Mar 20, 2009

Hush [15]

Dir: Mark Tonderai
Mark Tonderai began his career, at some ludicrously youthful age, as a DJ at BBC Radio 1. He’s worked as a writer, editor and actor on TV, and he’s appeared in films as well, it seems that only writing and directing a feature was left on the to do list, and with Hush Tonderai has now ticked that off.

Hush is a horror film that never met a cliché it didn’t like. It doesn’t have a single idea you won’t find in numerous other films, both better and worse than this one. It begins something like Duel, or the first half of Jeepers Creepers, or the relatively forgotten Joyride (a.k.a Roadkill) before ending up as more of a backwoods horror with a stalking killer, but despite its incredible over-familiarity Hush does work.

Tonderai clearly spent those years in TV well, made on a small budget with a miniscule cast and just a few locations Hush still looks pretty damn good, there is some very nice lighting here, and strong composition. Tonderai’s use of focus, while belaboring the point he’s making somewhat, is also technically excellent. This confident crafting continues with the few effects in the film; a good stabbing to the eye, and a wince making nail through the hand being especially strong.

The problem really lies with the script; it’s so schematic, so obviously sewn together from bits of other films that Tonderai really likes, that after the character building of the first fifteen minutes, which is quite well done, you are forever ahead of the movie, because it plays like you’ve already watched it. Predictable isn’t the word, you can count down to many of the scares (I literally did so in one scene involving a mobile phone, I counted 3, 2, 1 and it rang) and nothing even remotely unexpected ever happens, because even when Tonderai does come up with something that might prove a shock he telegraphs it. There is one larger problem with the screenplay, a massive credibility gap at its centre, but one that would constitute a big spoiler.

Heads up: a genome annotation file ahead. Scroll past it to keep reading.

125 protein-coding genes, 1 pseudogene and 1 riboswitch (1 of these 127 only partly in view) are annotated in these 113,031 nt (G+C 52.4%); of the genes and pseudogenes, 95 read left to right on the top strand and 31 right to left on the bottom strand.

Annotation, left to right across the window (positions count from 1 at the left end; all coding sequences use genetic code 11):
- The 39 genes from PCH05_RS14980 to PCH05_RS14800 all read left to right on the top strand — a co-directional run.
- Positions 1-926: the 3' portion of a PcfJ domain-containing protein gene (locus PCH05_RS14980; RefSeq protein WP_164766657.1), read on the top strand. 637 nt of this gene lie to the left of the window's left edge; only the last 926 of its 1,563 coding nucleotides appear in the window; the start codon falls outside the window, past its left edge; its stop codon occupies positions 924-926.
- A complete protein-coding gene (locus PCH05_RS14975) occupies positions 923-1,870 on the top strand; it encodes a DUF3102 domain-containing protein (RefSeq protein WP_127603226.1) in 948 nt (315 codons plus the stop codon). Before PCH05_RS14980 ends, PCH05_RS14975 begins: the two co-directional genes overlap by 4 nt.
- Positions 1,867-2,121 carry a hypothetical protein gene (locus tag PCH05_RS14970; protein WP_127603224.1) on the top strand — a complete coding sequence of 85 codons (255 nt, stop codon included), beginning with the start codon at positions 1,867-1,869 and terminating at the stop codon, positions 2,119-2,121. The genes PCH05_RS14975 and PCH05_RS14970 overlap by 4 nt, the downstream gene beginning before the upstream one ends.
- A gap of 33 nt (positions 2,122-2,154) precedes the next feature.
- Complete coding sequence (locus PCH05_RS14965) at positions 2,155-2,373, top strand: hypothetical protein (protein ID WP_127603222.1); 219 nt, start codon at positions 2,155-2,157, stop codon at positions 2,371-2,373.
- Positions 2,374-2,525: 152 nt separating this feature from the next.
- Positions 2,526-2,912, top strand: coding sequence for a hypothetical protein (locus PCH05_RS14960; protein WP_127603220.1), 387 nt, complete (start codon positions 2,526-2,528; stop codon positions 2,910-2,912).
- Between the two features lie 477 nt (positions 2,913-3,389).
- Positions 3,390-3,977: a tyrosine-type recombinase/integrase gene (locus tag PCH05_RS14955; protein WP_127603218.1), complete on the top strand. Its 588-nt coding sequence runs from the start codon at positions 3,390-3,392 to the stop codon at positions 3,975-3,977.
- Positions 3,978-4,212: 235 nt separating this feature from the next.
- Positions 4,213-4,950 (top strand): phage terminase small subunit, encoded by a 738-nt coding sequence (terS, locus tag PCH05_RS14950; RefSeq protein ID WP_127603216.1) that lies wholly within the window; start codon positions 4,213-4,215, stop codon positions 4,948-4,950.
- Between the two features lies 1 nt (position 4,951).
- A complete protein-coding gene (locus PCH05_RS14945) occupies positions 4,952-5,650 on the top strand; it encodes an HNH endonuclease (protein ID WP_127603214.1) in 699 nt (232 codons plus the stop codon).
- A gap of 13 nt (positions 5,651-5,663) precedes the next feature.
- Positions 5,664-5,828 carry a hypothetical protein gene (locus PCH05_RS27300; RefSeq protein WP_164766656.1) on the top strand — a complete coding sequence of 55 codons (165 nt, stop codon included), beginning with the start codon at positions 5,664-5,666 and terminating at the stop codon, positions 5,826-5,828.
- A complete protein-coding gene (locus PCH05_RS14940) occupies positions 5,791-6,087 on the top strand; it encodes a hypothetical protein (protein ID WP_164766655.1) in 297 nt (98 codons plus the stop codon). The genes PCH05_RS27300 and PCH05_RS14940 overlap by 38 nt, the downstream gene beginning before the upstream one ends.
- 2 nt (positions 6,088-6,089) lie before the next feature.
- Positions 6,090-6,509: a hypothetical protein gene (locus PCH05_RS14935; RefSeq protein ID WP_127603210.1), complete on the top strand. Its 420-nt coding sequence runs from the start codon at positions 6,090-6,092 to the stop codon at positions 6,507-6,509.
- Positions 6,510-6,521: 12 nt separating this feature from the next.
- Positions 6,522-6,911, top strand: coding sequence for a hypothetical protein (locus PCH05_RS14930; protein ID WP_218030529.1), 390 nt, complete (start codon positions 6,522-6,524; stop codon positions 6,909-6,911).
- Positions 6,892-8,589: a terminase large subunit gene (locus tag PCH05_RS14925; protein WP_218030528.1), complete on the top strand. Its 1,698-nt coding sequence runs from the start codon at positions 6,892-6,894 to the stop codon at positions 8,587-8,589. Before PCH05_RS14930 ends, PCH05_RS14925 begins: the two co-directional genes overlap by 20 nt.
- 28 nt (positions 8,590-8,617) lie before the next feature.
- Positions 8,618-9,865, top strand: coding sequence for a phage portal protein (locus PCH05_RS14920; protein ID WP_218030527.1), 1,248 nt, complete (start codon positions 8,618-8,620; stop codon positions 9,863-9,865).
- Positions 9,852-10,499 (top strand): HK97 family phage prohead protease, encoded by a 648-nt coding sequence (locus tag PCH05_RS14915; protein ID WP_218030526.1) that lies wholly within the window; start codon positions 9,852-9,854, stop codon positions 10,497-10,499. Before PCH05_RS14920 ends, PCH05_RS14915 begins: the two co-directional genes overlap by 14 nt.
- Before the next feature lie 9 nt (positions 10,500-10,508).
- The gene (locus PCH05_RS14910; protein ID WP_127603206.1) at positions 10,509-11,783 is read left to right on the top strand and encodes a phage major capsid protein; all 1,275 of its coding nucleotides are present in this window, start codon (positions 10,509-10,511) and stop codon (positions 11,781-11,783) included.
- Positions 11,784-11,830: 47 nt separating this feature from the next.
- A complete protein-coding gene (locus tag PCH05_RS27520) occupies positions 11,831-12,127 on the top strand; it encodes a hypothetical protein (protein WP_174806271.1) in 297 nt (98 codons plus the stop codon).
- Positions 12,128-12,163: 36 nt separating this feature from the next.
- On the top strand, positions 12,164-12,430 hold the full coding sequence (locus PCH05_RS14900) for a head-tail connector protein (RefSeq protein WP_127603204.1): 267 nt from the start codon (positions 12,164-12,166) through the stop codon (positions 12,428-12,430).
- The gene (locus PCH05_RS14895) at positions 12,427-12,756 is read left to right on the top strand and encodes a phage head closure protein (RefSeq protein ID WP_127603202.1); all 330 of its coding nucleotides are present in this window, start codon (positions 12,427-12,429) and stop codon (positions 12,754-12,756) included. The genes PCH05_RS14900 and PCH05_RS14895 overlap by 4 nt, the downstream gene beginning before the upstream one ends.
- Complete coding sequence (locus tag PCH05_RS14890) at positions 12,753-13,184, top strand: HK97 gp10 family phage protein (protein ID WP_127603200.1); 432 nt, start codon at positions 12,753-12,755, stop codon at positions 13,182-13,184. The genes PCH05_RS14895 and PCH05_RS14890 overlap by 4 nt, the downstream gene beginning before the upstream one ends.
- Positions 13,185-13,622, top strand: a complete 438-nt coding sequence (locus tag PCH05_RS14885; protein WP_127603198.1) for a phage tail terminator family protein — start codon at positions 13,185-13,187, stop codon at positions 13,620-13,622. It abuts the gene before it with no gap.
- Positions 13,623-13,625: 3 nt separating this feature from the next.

That said Hush does contain some genuinely nailbiting sequences, okay so the toilet scene is an almost direct lift from Haute Tension, but it’s very well executed and you will be white knuckled by the end of it. This is also the case with some of the scenes in and around the truck that Zakes (Will Ash) thinks has kidnapped his girlfriend Beth (Christine Bottomley).

The performances are resolutely average. Ash is fine as an average guy thrust into a horrifying situation.  While Bottomley has a rather grating character she’s perfectly natural as Beth. There’s not a massive amount for them to work with, and other characters are portrayed in only the broadest fashion. It works for the genre, but a little depth wouldn’t have gone amiss.

Overall Hush is perfectly fine, it’s formulaic and forgettable, but its also brief and entertaining enough that it gets away with its many flaws. I’d like to see Mark Tonderai direct someone else’s writing next time; he clearly has an eye, but he’s no great shakes as a screenwriter.

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